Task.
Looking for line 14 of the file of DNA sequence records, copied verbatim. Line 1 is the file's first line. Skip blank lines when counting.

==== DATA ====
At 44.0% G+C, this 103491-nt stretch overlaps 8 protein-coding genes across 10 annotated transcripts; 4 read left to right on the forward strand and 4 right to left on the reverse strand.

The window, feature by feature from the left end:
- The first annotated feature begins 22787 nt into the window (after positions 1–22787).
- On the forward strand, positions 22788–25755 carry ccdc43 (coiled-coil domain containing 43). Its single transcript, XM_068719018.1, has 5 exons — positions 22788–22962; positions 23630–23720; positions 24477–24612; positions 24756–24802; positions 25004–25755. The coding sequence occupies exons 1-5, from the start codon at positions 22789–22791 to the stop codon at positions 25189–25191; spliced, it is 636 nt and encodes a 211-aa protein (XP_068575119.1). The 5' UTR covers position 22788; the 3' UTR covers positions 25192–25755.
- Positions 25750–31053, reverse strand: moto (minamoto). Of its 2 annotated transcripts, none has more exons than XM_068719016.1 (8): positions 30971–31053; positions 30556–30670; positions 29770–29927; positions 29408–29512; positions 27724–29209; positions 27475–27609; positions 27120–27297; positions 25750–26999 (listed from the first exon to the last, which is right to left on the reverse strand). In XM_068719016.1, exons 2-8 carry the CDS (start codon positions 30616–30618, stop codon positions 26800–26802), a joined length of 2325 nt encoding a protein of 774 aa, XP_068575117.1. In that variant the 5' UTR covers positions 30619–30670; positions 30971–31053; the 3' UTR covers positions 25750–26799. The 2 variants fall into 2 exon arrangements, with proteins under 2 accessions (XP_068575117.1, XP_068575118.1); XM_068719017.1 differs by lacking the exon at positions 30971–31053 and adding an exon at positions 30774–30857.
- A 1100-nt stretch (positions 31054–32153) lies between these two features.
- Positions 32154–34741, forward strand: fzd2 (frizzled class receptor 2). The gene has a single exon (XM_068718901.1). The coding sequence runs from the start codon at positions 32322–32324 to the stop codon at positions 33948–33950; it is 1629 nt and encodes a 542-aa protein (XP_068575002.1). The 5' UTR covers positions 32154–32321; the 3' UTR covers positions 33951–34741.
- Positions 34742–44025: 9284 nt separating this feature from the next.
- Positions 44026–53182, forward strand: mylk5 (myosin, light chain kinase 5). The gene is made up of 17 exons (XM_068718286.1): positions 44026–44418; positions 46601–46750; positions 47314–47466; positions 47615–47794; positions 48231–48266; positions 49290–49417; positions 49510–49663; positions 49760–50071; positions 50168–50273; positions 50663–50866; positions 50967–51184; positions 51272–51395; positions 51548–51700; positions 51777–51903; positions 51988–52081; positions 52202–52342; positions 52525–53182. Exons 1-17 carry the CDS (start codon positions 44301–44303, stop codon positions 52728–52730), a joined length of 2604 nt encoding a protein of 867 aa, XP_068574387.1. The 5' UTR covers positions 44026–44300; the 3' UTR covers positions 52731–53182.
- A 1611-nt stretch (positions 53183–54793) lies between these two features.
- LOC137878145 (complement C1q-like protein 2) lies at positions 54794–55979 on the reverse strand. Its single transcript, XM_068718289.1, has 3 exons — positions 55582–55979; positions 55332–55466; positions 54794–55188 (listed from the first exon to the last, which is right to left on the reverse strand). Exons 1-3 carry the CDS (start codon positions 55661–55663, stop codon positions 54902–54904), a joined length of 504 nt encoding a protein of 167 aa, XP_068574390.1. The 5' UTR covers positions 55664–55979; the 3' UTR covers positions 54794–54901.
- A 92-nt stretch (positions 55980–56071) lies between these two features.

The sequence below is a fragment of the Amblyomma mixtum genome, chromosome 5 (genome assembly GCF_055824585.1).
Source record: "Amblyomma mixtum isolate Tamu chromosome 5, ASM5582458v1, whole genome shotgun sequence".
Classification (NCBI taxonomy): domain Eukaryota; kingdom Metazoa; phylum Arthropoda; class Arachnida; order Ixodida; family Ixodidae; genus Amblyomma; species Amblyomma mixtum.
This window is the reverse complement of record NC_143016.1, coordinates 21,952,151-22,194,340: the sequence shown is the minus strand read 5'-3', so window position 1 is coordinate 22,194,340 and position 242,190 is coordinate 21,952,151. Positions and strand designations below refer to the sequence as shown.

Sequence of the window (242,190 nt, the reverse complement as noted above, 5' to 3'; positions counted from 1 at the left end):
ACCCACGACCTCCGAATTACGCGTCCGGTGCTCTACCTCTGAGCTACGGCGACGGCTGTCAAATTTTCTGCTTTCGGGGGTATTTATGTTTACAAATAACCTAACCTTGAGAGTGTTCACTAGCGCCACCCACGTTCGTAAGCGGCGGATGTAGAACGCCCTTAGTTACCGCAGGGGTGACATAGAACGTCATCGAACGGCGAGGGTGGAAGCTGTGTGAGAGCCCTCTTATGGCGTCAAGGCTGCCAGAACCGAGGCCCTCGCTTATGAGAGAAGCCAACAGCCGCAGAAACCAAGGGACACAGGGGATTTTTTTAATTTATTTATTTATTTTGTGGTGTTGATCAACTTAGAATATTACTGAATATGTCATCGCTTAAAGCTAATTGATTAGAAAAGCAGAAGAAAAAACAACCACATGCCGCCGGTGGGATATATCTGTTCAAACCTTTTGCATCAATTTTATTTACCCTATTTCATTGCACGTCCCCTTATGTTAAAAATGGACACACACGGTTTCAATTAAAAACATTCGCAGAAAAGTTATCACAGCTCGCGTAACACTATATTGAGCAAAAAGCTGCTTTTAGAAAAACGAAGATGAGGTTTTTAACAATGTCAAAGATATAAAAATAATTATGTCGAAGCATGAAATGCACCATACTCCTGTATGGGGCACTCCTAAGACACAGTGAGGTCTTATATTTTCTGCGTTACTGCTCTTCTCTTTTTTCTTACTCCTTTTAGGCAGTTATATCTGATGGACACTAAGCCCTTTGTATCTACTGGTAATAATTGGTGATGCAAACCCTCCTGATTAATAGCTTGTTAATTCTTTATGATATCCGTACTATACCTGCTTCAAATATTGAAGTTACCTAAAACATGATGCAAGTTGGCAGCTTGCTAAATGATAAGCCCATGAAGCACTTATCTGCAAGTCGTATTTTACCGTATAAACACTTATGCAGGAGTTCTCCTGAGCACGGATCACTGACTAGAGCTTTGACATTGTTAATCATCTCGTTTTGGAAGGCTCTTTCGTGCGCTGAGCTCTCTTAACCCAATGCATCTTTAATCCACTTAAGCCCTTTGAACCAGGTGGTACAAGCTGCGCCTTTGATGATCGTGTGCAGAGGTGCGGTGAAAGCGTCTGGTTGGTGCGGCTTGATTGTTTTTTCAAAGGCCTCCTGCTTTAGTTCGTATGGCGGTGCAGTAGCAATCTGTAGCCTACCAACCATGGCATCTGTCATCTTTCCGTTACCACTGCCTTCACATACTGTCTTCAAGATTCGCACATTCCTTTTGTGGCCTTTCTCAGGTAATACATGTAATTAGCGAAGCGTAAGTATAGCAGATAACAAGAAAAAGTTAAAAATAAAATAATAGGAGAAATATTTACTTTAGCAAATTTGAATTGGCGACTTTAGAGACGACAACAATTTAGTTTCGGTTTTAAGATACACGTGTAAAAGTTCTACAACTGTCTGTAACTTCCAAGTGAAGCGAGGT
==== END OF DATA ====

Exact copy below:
Source record: "Amblyomma mixtum isolate Tamu chromosome 5, ASM5582458v1, whole genome shotgun sequence".